French Embassy Attack in Tripoli, Challenges Libya’s Security
The terrorist bombing that hit lately French embassy in Tripoli has tested the Libyan security apparatus and showed its vulnerability as the North African country is experiencing a turbulent and shaky transition after years of autocratic rule under Gadhafi regime.
The attack comes as the new Libyan government is battling to disarm the militias which continue to operate across the country, undermining the ongoing efforts to rebuild a democratic state, respecting human rights and the rule of law.
The Libyan authorities are also challenged by the Islamist extremists suspected to be behind the car bombing that targeted the French embassy compound. The blast wounded two French guards and caused extensive material damage.
It is the 1st major and most serious assault on a diplomatic mission in the North African nation since the U.S. ambassador was killed last year in a similar attack in Benghazi.
French President Francois Hollande described the bombing as an assault on all countries engaged in the fight against terrorism. “France expects the Libyan authorities to shed the fullest light on this unacceptable act, so that the perpetrators are identified and brought to justice,” Mr.Hollande said.
For his part, French top diplomat, Laurent Fabius called it “an odious act intended to kill”, but “France will not bend”, he stressed, noting that his country has beefed up security throughout the Mideast and the Sahel region wherein French troops are battling Islamist jihadists.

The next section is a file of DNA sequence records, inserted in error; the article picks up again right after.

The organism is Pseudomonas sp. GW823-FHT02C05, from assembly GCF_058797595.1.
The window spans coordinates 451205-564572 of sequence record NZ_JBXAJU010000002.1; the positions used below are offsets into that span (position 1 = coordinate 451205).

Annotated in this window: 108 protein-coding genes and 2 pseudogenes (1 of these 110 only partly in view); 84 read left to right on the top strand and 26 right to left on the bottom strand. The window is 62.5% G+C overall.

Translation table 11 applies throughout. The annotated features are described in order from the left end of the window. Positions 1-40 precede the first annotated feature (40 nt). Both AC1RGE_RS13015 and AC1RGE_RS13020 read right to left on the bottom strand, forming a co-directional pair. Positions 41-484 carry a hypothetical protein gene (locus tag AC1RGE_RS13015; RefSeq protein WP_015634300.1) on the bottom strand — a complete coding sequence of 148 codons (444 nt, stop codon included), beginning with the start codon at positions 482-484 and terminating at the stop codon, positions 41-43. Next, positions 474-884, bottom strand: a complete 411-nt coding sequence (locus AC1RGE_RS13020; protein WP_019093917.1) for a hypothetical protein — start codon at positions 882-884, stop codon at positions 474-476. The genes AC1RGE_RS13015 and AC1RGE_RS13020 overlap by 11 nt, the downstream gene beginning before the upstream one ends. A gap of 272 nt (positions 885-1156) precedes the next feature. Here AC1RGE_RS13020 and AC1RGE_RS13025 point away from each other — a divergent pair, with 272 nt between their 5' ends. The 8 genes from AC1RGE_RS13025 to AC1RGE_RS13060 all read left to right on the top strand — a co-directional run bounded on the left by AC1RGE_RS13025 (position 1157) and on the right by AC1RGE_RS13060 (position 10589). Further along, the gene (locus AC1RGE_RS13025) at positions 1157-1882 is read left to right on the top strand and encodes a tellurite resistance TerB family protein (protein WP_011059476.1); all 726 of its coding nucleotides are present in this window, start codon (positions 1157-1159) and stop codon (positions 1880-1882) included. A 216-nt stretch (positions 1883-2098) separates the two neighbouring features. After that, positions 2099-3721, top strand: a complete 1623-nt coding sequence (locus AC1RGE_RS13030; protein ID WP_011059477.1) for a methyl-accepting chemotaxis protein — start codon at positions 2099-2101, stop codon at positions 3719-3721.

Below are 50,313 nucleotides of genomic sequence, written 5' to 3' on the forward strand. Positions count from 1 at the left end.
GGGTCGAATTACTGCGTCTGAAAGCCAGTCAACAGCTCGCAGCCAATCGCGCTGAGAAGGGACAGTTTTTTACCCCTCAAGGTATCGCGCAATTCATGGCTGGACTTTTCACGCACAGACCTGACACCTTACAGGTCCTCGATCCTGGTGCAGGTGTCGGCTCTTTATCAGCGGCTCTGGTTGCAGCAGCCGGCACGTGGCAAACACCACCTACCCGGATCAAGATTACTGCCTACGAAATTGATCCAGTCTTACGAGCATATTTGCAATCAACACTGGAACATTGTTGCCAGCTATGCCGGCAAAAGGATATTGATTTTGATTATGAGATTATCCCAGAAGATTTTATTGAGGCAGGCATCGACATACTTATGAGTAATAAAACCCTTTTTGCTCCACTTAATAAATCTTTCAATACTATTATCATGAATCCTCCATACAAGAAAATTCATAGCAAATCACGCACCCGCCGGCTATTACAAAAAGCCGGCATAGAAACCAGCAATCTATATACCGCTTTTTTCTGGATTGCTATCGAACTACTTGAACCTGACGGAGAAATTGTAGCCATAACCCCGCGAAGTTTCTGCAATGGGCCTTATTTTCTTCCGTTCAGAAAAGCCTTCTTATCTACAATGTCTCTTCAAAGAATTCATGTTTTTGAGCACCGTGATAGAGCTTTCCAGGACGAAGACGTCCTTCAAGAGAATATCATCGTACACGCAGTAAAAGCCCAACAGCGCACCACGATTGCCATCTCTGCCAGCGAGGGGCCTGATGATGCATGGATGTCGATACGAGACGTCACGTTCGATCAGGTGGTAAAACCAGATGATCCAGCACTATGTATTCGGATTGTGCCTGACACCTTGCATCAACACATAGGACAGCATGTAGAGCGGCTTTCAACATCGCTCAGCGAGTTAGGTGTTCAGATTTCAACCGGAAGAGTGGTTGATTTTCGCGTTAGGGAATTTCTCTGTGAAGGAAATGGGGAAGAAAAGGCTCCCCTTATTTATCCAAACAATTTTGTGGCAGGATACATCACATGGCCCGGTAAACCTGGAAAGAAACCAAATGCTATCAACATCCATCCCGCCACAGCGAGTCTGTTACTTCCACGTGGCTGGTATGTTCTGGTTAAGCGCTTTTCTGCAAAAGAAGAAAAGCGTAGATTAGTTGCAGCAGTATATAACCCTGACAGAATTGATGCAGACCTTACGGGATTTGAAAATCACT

Washington also condemned the blast, saying it is “a direct attack on all Libyans who fought for democracy, security and prosperity.”
The UN Secretary-General, the Security Council and several governments around the world have all condemned the bombing and called on the Libyan authorities to track down and punish those responsible for the embassy attack.
Several political analysts and Western diplomats have expressed concerns over the possibility of greater instability in Libya, where they believe some rebel fighters from Mali fled following Paris’ military intervention.
The French embassy attack took place few weeks after a UN panel has warned that against the threat posed of the growing “illicit flows of weapons from Libya to wide range of non-state actors, including terrorist groups”.
“Libya has over the past two years become a significant and attractive source of weaponry in the region,” since the fall of 41-year Libyan dictator Muammar Gadhafi in 2011,” the report said. “The lack of an effective security system remains one of the primary obstacles to securing military materiel and controlling the borders.”
The panel also warned that armed terrorist groups in Libya, who it said are the best financed, are strengthening their position. “The lack of political and security stability, the continuing absence of control over stockpiles by the national authorities and delays in disarmament and weapons collections encourage illicit trading and have generated considerable money-making opportunities for traffickers,” the report stressed.
The 94-page report, sent to the U.N. Security Council, was elaborated by a five-member expert panel after visiting 15 countries in Africa, Europe and the Middle East including 10 visits to Libya.
The document details arms trafficking cases and countries that violated the UN embargo imposed after the 2011 popular uprising and civil war that ousted Gadhafi regime.